“OERS are teaching, learning, and research resources that reside in the public domain or have been released under an intellectual property license that permits their free use and re-purposing by others. Open educational resources include full courses, course materials, modules, textbooks, streaming videos, tests, software, and any other tools, materials, or techniques used to support access to knowledge.”
OERs can be legally and freely copied, used, adapted and shared. Wiley refers to this as the 5 R's of openness:
There are many advantages to using OERs. These include:
Hilton, J. (2016). Open educational resources and college textbook choices: A review of research on efficacy and perceptions. Educational Technology Research and Development, 64, 573–590. https://doi.org/10.1007/s11423-016-9434-9
Some examples of how OER's have been used:
History - open textbook
A second year history subject required students to purchase an expensive print textbook. With the help of the library, the lecturer located an appropriate OER textbook and combined this with other library resources into their learning management site. Student retention rates improved in this subject and were accompanied by minimal change in learning outcomes. When surveyed at the end of semester, student respondents stated that they perceived the quality of the open textbook to be the same or better than commercial textbooks used in other courses.
Physiotheraphy - labs online
Due to COVID19 social distancing restrictions, lecturers were required to postpone first semester laboratory sessions. A colleague at another Australian University shared lab recordings from the previous semester which were openly licenced. This allowed the lecturer to edit these recordings to create 'mashups' which covered key learning outcomes for unit.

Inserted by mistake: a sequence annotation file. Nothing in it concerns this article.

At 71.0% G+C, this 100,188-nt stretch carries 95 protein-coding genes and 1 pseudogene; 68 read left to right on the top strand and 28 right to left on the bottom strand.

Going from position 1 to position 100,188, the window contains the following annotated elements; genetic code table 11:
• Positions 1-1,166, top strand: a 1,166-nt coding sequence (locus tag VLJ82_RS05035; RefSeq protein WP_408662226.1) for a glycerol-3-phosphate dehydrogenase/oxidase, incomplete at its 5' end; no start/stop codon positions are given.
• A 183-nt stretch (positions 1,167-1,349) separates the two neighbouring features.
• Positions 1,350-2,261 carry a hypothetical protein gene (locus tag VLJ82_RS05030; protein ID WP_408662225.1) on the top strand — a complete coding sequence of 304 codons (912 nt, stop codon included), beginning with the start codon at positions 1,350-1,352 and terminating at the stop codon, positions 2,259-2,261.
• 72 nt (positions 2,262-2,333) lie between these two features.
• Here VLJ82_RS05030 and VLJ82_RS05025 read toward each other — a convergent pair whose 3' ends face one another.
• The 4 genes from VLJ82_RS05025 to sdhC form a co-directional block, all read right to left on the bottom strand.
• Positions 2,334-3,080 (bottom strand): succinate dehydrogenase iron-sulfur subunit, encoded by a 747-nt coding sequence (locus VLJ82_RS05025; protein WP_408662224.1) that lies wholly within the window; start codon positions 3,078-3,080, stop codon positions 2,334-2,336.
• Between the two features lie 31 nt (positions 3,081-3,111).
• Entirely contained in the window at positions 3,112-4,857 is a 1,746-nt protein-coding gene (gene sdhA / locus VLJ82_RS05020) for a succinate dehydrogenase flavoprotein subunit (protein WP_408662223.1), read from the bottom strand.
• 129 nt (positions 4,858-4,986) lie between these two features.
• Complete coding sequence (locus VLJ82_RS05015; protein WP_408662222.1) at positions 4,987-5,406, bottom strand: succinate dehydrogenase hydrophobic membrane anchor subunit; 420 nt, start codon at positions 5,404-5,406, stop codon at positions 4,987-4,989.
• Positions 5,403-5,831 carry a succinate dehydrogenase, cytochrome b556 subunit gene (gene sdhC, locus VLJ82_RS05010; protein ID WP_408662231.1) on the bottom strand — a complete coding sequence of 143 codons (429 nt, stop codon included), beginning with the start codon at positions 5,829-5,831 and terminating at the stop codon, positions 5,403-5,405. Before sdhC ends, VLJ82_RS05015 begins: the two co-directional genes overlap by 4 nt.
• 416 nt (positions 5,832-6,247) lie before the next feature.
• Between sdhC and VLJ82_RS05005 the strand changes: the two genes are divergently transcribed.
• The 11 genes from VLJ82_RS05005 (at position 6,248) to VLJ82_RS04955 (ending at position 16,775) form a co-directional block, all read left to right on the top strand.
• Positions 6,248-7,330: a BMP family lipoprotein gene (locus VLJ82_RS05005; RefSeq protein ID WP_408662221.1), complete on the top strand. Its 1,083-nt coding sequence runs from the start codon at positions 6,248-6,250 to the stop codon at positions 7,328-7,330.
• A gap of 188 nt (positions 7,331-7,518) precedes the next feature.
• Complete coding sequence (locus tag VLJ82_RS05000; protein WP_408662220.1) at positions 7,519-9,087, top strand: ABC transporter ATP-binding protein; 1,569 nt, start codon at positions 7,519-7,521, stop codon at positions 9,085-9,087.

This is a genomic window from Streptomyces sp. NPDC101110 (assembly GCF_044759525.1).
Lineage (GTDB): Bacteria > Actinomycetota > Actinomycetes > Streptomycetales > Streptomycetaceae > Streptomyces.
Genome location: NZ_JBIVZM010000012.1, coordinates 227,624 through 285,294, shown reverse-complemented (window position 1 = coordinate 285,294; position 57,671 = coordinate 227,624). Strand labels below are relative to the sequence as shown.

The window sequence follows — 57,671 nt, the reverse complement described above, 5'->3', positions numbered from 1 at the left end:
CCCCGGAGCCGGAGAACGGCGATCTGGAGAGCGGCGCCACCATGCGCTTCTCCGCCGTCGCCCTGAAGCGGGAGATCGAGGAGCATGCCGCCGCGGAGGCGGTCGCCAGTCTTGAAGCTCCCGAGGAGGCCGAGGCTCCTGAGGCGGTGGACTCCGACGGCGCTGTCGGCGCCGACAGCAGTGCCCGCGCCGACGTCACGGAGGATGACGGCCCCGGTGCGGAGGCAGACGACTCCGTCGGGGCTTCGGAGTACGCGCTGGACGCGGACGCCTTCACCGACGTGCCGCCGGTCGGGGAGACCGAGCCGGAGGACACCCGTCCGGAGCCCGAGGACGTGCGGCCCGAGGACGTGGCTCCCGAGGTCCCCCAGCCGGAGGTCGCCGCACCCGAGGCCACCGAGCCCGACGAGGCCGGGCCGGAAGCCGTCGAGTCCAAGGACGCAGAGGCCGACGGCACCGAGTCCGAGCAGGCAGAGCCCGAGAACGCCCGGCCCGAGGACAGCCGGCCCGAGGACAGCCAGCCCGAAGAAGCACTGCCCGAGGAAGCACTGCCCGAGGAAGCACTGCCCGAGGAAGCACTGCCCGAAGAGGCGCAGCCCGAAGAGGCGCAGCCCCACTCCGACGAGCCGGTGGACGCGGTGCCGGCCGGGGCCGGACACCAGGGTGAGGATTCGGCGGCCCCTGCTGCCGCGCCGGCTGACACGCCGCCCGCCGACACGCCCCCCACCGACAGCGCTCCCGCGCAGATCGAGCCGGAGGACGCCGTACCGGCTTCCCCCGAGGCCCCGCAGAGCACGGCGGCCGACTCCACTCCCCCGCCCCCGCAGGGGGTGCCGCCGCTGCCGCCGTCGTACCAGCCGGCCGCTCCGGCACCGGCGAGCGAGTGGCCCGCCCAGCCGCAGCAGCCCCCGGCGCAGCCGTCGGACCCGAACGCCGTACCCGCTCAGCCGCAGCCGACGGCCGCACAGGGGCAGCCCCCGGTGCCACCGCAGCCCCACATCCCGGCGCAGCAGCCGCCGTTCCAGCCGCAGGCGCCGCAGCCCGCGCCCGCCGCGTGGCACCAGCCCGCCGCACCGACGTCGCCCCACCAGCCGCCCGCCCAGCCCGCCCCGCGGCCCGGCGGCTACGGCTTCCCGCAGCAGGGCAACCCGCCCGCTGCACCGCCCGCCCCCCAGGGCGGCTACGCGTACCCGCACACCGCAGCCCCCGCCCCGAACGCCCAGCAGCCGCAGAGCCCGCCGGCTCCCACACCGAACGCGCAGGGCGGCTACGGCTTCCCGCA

Medicine - wiki creation
Students were asked to find a 'stub' or create a Wikipedia article for their first year population and preventative health assessment. This encouraged students to build their digital dexterity by developing web editing skills. It also developed information literacy skills by ensuring articles were appropriately referenced. Students added to the pre-existing body of knowledge in the area by creating an OER and making authoritative medical information more readily accessible, while also creating work that they can share with future employers.
Using an OER
Many OERs are published under a Creative Commons (CC) license. This license lets you know how the material can be used, reused, adapted and shared. You can find more information about CC in the Copyright guide.
The Open Education Licensing (OEL) Toolkit also provides tailored information about copyright and licensing when using OERs.
Publishing an OER
If you are planning to publish teaching materials as an OER you should consult the OER Licensing Checklist.Creative Commons also has a licence wizard that can help you determine the most appropriate license type. Remember OERs can only include openly licensed and public domain materials.
As with other educational resources, OERs need to be evaluated to ensure they are suitable for their intended use. Use the checklist below to assist with this process